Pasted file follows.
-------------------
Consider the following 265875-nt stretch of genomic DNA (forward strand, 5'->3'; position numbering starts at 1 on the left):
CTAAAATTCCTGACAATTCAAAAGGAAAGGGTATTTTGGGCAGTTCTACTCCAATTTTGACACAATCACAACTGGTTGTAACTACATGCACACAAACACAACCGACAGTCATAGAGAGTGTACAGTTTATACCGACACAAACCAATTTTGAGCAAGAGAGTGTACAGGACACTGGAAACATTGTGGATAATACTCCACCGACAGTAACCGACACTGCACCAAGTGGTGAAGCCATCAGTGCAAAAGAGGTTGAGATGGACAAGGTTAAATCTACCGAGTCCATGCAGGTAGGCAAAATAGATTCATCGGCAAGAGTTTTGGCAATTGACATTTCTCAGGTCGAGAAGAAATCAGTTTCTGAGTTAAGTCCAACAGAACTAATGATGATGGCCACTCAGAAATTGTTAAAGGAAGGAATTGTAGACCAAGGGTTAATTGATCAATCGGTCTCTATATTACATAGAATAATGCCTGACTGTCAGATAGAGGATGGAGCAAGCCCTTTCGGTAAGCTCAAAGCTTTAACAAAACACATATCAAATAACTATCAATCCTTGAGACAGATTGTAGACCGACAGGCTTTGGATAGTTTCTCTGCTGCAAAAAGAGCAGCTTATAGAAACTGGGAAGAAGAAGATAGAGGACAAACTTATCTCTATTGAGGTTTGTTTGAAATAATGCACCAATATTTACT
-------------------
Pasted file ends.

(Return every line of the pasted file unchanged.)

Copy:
Consider the following 265875-nt stretch of genomic DNA (forward strand, 5'->3'; position numbering starts at 1 on the left):
CTAAAATTCCTGACAATTCAAAAGGAAAGGGTATTTTGGGCAGTTCTACTCCAATTTTGACACAATCACAACTGGTTGTAACTACATGCACACAAACACAACCGACAGTCATAGAGAGTGTACAGTTTATACCGACACAAACCAATTTTGAGCAAGAGAGTGTACAGGACACTGGAAACATTGTGGATAATACTCCACCGACAGTAACCGACACTGCACCAAGTGGTGAAGCCATCAGTGCAAAAGAGGTTGAGATGGACAAGGTTAAATCTACCGAGTCCATGCAGGTAGGCAAAATAGATTCATCGGCAAGAGTTTTGGCAATTGACATTTCTCAGGTCGAGAAGAAATCAGTTTCTGAGTTAAGTCCAACAGAACTAATGATGATGGCCACTCAGAAATTGTTAAAGGAAGGAATTGTAGACCAAGGGTTAATTGATCAATCGGTCTCTATATTACATAGAATAATGCCTGACTGTCAGATAGAGGATGGAGCAAGCCCTTTCGGTAAGCTCAAAGCTTTAACAAAACACATATCAAATAACTATCAATCCTTGAGACAGATTGTAGACCGACAGGCTTTGGATAGTTTCTCTGCTGCAAAAAGAGCAGCTTATAGAAACTGGGAAGAAGAAGATAGAGGACAAACTTATCTCTATTGAGGTTTGTTTGAAATAATGCACCAATATTTACT